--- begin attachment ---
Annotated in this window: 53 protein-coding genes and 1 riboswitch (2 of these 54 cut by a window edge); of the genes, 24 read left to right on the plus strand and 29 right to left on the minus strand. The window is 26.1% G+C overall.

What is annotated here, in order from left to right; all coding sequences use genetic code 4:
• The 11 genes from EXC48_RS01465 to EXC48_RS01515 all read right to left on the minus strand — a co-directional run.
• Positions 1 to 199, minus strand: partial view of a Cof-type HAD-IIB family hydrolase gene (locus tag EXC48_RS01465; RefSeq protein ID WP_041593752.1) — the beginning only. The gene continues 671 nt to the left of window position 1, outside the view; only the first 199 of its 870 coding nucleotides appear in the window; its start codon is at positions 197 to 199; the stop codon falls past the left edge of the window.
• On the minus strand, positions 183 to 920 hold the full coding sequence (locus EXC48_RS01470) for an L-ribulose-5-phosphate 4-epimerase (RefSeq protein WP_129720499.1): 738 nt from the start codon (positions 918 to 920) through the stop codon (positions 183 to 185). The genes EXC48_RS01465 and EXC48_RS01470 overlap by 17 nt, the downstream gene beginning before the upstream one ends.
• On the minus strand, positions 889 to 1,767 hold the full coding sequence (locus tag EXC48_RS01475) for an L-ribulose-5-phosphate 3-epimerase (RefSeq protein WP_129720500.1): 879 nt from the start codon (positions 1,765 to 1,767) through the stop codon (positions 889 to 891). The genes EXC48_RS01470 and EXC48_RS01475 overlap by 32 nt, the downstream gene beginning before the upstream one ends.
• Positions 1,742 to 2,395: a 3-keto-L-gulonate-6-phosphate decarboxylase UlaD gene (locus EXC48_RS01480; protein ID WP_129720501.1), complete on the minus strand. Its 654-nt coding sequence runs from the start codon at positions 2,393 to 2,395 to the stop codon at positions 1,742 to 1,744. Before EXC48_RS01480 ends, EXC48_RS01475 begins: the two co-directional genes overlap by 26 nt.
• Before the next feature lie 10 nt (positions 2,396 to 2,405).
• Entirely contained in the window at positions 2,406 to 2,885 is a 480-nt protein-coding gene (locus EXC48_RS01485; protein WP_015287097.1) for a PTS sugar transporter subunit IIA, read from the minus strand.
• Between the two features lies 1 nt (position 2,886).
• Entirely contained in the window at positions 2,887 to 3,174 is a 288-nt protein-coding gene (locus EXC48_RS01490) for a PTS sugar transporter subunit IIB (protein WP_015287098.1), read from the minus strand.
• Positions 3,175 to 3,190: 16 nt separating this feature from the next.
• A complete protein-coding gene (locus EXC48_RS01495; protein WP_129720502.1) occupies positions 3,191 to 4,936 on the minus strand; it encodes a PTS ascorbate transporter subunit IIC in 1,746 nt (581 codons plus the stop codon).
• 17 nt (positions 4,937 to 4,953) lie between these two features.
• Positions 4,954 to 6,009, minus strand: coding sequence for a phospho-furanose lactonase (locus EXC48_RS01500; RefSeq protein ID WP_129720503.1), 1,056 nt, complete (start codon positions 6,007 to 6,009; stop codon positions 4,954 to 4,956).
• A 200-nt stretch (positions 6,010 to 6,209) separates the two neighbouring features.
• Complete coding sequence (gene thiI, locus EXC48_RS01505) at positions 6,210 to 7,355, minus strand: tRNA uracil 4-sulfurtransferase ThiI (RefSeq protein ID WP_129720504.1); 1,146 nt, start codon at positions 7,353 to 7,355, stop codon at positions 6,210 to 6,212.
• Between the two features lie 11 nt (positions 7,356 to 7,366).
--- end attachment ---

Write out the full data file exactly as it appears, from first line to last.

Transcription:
Annotated in this window: 53 protein-coding genes and 1 riboswitch (2 of these 54 cut by a window edge); of the genes, 24 read left to right on the plus strand and 29 right to left on the minus strand. The window is 26.1% G+C overall.

What is annotated here, in order from left to right; all coding sequences use genetic code 4:
• The 11 genes from EXC48_RS01465 to EXC48_RS01515 all read right to left on the minus strand — a co-directional run.
• Positions 1 to 199, minus strand: partial view of a Cof-type HAD-IIB family hydrolase gene (locus tag EXC48_RS01465; RefSeq protein ID WP_041593752.1) — the beginning only. The gene continues 671 nt to the left of window position 1, outside the view; only the first 199 of its 870 coding nucleotides appear in the window; its start codon is at positions 197 to 199; the stop codon falls past the left edge of the window.
• On the minus strand, positions 183 to 920 hold the full coding sequence (locus EXC48_RS01470) for an L-ribulose-5-phosphate 4-epimerase (RefSeq protein WP_129720499.1): 738 nt from the start codon (positions 918 to 920) through the stop codon (positions 183 to 185). The genes EXC48_RS01465 and EXC48_RS01470 overlap by 17 nt, the downstream gene beginning before the upstream one ends.
• On the minus strand, positions 889 to 1,767 hold the full coding sequence (locus tag EXC48_RS01475) for an L-ribulose-5-phosphate 3-epimerase (RefSeq protein WP_129720500.1): 879 nt from the start codon (positions 1,765 to 1,767) through the stop codon (positions 889 to 891). The genes EXC48_RS01470 and EXC48_RS01475 overlap by 32 nt, the downstream gene beginning before the upstream one ends.
• Positions 1,742 to 2,395: a 3-keto-L-gulonate-6-phosphate decarboxylase UlaD gene (locus EXC48_RS01480; protein ID WP_129720501.1), complete on the minus strand. Its 654-nt coding sequence runs from the start codon at positions 2,393 to 2,395 to the stop codon at positions 1,742 to 1,744. Before EXC48_RS01480 ends, EXC48_RS01475 begins: the two co-directional genes overlap by 26 nt.
• Before the next feature lie 10 nt (positions 2,396 to 2,405).
• Entirely contained in the window at positions 2,406 to 2,885 is a 480-nt protein-coding gene (locus EXC48_RS01485; protein WP_015287097.1) for a PTS sugar transporter subunit IIA, read from the minus strand.
• Between the two features lies 1 nt (position 2,886).
• Entirely contained in the window at positions 2,887 to 3,174 is a 288-nt protein-coding gene (locus EXC48_RS01490) for a PTS sugar transporter subunit IIB (protein WP_015287098.1), read from the minus strand.
• Positions 3,175 to 3,190: 16 nt separating this feature from the next.
• A complete protein-coding gene (locus EXC48_RS01495; protein WP_129720502.1) occupies positions 3,191 to 4,936 on the minus strand; it encodes a PTS ascorbate transporter subunit IIC in 1,746 nt (581 codons plus the stop codon).
• 17 nt (positions 4,937 to 4,953) lie between these two features.
• Positions 4,954 to 6,009, minus strand: coding sequence for a phospho-furanose lactonase (locus EXC48_RS01500; RefSeq protein ID WP_129720503.1), 1,056 nt, complete (start codon positions 6,007 to 6,009; stop codon positions 4,954 to 4,956).
• A 200-nt stretch (positions 6,010 to 6,209) separates the two neighbouring features.
• Complete coding sequence (gene thiI, locus EXC48_RS01505) at positions 6,210 to 7,355, minus strand: tRNA uracil 4-sulfurtransferase ThiI (RefSeq protein ID WP_129720504.1); 1,146 nt, start codon at positions 7,353 to 7,355, stop codon at positions 6,210 to 6,212.
• Between the two features lie 11 nt (positions 7,356 to 7,366).